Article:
2000ad Prog 2106
Judge Dredd “The Small House” Part 7 by Rob Williams, Henry Flint, Chris Blythe and Annie Parkhouse.
Public Health Warning: This one is going to hurt. Dredd’s decided for himself whether or not the Chief knew about Smiley’s extrajudicial death squads. Given that they’ve been the major shapers of MC1 foreign and domestic policy for years, it’s not an unreasonable leap. He lets Hershey know his feelings on the matter in the harshest (for him) terms possible and it’s absolutely devastating. Although Williams puts THAT line into Dredd’s mouth, it’s Flint who delivers the impact in the silent moments afterwards. You can hear a pin drop as a lifetime’s relationship is shredded Are her eyes wet with tears? Dredd’s rage is palpable and it takes him a full 4 pages to get it back down to his normal simmering state. The Small House is by far the best Dredd story in years. It’s unfortunate to have lost Kazan so early. He played a strong Karla to Smiley’s, well, Smiley. Knowing the strategic thinking going on here, there must be something he can play from beyond the grave. What is File 2103? Tune in next week…
Skip Tracer “Legion” Part 7 by James Peaty, Colin MacNeil, Dylan Teague and Ellie de Ville.
There’s a much-needed lull in the action in this week’s Skip Tracer. In it Legion shuffles off to do what he/they/it do/does and we get a bit of exposition. As expected, ruthless organisation meddles in things it cannot understand and it predictably goes a bit Pete Tong. Major Merrick asks “How could we resist?” and it’s a fair point. How could you resist a terrifying cave painting which looks suspiciously like Judge Fear? A quick Health and Safety risk assessment would have ended up in the Consociation dumping a ton of concrete on the whole place or nuking it from orbit. (“It’s the only way to be sure”).
It’s another good episode, nicely paced with the Major looking like he’s not got much to lose by telling all. There’s just enough exposition before Legion reappears with a bolstered force, making the preceding conversation feel like a natural pause. Artistically though the strip shines. In contrast to the real-world colours of Dredd, Skip Tracer is a burst of neon and flame. the characters threatening in harsh shadows. Shout out too to the lettering of Ellie de Ville who makes Legion’s voice distinctively otherworldly, particularly in the collective voice in the final panel. It’s some very clever teamwork all round from writer, artist, colourist and letterer to bring us a fine reworking of some classic sci-fi/horror themes.
Brink “High Society” Part 7 by Dan Abnett, INJ Culbard and Simon Bowland.
Brink is getting superbly tense as Bridget decides to push it a bit with creepy Call-me-Joel. He’s a subtly excellent character by Abnett. The kind of guy who doesn’t let knowing how patronising he is stop him from being patronising. Tellingly, it’s not him who suspects Bridget. That falls to Mrs Sylvie, a bit farther down the caste tree. He’s too high to even perceive her as a threat.
Bridget, perhaps thinking of her new time constraint, makes the decision to respond to Joel’s mention of “melencholema”. Culbard’s depiction of his reaction is almost as good as Flint’s depiction of Hershey’s reaction to Dredd. When she mentions Vovek, he practically creams himself. Playing it off as a subconscious meme fits his narrative of her. Whether that’s luck, judgement or a bit of both on Bridget’s part is satisfyingly opaque. It’s a dangerous game but she looks like she’s ahead on points so far.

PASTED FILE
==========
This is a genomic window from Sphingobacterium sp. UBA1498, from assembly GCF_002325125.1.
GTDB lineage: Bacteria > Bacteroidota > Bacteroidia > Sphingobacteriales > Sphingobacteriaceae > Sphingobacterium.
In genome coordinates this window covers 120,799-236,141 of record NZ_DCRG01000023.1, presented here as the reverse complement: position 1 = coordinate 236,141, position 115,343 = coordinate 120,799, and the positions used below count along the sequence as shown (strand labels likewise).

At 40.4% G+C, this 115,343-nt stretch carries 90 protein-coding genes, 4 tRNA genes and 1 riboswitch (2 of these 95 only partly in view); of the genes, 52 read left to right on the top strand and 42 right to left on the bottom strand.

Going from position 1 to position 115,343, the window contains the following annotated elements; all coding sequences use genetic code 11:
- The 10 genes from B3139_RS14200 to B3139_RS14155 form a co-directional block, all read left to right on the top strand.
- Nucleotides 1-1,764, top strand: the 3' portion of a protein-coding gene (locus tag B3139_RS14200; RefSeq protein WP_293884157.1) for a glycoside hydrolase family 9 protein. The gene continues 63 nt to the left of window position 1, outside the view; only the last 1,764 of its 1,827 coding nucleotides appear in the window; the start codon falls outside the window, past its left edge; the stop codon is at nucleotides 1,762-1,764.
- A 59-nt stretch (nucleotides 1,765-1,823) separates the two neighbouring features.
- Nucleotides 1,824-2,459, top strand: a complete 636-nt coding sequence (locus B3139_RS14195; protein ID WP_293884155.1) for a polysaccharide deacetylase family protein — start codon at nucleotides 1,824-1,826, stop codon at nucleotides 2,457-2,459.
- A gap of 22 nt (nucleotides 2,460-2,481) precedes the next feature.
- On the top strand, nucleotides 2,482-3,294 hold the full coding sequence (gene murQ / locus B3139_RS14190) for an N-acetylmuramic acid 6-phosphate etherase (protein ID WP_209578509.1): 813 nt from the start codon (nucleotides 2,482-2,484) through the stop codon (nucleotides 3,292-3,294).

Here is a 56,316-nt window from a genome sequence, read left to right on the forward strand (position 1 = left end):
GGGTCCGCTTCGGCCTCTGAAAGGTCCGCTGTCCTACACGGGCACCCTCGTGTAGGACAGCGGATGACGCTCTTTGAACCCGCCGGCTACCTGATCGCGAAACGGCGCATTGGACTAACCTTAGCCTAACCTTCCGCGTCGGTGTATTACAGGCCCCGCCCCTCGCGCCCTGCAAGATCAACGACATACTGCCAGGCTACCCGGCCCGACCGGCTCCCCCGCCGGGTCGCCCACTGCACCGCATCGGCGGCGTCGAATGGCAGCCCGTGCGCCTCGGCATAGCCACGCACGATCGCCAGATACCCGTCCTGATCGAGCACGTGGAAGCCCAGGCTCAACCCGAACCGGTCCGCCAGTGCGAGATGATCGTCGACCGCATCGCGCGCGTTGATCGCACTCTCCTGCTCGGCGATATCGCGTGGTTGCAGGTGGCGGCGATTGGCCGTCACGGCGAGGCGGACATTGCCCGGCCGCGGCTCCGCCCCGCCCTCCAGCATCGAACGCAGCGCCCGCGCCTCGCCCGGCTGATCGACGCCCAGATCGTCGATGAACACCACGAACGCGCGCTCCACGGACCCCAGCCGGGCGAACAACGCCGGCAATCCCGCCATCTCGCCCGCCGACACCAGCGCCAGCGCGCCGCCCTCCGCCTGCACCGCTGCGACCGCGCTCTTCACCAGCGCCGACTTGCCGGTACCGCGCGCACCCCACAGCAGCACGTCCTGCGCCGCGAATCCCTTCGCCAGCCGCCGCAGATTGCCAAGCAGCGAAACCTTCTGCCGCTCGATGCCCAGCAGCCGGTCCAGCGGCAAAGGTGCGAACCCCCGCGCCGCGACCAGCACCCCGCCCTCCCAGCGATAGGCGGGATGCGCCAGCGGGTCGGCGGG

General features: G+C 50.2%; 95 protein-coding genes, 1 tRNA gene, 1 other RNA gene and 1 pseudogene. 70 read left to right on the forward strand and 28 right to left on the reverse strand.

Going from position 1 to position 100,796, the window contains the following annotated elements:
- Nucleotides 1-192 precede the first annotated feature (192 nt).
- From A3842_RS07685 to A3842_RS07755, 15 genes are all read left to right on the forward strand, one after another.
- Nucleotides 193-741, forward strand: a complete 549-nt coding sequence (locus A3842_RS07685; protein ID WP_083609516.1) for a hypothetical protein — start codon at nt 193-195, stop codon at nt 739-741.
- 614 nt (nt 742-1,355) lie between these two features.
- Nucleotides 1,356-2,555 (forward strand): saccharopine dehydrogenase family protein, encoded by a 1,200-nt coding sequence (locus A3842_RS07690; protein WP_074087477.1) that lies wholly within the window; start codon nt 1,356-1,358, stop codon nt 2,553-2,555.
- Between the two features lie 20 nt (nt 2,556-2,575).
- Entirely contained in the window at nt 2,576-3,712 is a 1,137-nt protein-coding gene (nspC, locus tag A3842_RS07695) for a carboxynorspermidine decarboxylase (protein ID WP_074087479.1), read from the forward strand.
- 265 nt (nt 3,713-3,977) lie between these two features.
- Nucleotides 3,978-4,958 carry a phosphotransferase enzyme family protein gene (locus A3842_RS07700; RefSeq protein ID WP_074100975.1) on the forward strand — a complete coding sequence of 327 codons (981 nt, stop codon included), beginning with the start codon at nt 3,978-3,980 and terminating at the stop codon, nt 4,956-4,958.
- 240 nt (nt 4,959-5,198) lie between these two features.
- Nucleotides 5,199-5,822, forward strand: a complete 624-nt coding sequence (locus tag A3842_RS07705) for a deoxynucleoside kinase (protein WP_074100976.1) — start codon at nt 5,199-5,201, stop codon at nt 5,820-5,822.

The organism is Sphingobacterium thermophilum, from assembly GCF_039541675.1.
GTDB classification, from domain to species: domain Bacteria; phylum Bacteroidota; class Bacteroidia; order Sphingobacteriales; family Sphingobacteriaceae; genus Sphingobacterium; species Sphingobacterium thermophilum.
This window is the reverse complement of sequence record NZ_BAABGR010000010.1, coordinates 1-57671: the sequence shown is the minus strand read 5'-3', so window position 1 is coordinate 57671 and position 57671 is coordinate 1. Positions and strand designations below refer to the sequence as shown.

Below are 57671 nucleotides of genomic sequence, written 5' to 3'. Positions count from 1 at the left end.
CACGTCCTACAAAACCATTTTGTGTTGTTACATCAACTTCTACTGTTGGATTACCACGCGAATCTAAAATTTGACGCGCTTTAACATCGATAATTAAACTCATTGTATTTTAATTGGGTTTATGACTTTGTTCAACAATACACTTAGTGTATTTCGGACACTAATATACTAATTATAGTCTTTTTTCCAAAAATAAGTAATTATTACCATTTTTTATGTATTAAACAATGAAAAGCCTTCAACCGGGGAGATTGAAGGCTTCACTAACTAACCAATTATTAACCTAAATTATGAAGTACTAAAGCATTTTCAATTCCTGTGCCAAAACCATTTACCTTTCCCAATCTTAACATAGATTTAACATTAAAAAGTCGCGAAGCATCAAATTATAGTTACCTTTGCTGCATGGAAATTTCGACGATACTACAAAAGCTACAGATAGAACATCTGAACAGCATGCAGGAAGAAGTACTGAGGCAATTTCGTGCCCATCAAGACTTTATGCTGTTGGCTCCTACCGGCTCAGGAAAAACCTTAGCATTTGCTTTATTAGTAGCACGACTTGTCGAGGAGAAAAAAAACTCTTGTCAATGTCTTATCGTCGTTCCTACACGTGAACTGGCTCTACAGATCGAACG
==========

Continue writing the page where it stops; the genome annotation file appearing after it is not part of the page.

Tharg’s 3Rillers “Infestinauts are Go!” Part 1 by Arthur Wyatt and Pye Parr.
Wyatt and Parr combine for a fun romp in “Infestinauts are Go!“. It’s a piece that feels very much like an old-school Future Shock given a bit of extra room to breathe. It feels familiar without repetition. The closest thing to compare it to would be Banzai Battalion, scaled down to the microorganism level.
It’s all played for fun which is well-reflected in Parr’s visuals, themselves reminiscent of the cartoony Banzai Battalion. Let’s face it, you wouldn’t get Dave Kendall to do this story. The landscape of a big hairy arse is horrible enough, thanks.
Kingdom “Alpha & Omega” Part 7 by Dan Abnett, Richard Elson, Abigail Bulmer and Ellie de Ville.
The big question in this week’s Kingdom is “What is the point of Leezee?”. She seems to occupy the “be useless and ask stupid questions” role of pointless sidekicks. Everyone else however, is setting out their respective stalls. Abnett shows us multiple competing interests, each functioning in keeping with their own values around roughly common aims. Everyone wants to survive. everyone believes their own way is the only way to proceed. Even Pause, whose goals are shorter-term than say, Skinner’s, is true to his nature. It’s some understated writing which makes Kingdom feel solid and believable. For a story about giant bugs taking over the world, that’s no mean feat.
Elson’s artwork has a dirtier feel to it this week, whether or not that’s intentional is unclear. Particularly in the main characters there are extra lines of texture which were absent in previous episodes. The overall impression is of a film of dust which the reader could almost wipe off the screen. Even the technology looks vaguely derelict and worn at the edges. It’s a strange impression, given how crisp and vibrant Kingdom has looked overall. That said, Bulmer’s dusky colours are a cool blue pleasure, enhanced by greens and orange lights which don’t allow the lush backgrounds to swamp the ongoing drama.
The prog makes a fine mix of styles this week but not sacrificing quality for a moment.